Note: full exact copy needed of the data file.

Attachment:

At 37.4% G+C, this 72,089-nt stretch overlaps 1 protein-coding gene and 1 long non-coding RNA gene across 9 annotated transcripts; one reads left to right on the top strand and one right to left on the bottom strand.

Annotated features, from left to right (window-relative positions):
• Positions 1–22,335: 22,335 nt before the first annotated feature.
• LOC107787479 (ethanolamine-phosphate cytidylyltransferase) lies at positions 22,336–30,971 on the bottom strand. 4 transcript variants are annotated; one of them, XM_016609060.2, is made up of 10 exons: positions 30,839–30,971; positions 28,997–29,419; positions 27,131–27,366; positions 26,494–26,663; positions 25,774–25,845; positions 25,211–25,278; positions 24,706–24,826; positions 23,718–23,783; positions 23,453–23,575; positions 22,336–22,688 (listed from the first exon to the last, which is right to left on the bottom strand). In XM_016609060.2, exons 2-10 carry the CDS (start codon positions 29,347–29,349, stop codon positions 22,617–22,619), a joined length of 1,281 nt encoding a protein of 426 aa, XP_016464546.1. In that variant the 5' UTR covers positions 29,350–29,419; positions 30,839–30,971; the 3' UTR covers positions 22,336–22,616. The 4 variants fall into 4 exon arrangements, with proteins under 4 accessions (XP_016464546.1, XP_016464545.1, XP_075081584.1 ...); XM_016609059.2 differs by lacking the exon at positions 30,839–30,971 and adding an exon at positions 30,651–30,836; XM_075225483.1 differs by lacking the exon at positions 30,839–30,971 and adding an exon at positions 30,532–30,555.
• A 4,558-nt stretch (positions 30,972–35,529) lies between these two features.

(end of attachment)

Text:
At 37.4% G+C, this 72,089-nt stretch overlaps 1 protein-coding gene and 1 long non-coding RNA gene across 9 annotated transcripts; one reads left to right on the top strand and one right to left on the bottom strand.

Annotated features, from left to right (window-relative positions):
• Positions 1–22,335: 22,335 nt before the first annotated feature.
• LOC107787479 (ethanolamine-phosphate cytidylyltransferase) lies at positions 22,336–30,971 on the bottom strand. 4 transcript variants are annotated; one of them, XM_016609060.2, is made up of 10 exons: positions 30,839–30,971; positions 28,997–29,419; positions 27,131–27,366; positions 26,494–26,663; positions 25,774–25,845; positions 25,211–25,278; positions 24,706–24,826; positions 23,718–23,783; positions 23,453–23,575; positions 22,336–22,688 (listed from the first exon to the last, which is right to left on the bottom strand). In XM_016609060.2, exons 2-10 carry the CDS (start codon positions 29,347–29,349, stop codon positions 22,617–22,619), a joined length of 1,281 nt encoding a protein of 426 aa, XP_016464546.1. In that variant the 5' UTR covers positions 29,350–29,419; positions 30,839–30,971; the 3' UTR covers positions 22,336–22,616. The 4 variants fall into 4 exon arrangements, with proteins under 4 accessions (XP_016464546.1, XP_016464545.1, XP_075081584.1 ...); XM_016609059.2 differs by lacking the exon at positions 30,839–30,971 and adding an exon at positions 30,651–30,836; XM_075225483.1 differs by lacking the exon at positions 30,839–30,971 and adding an exon at positions 30,532–30,555.
• A 4,558-nt stretch (positions 30,972–35,529) lies between these two features.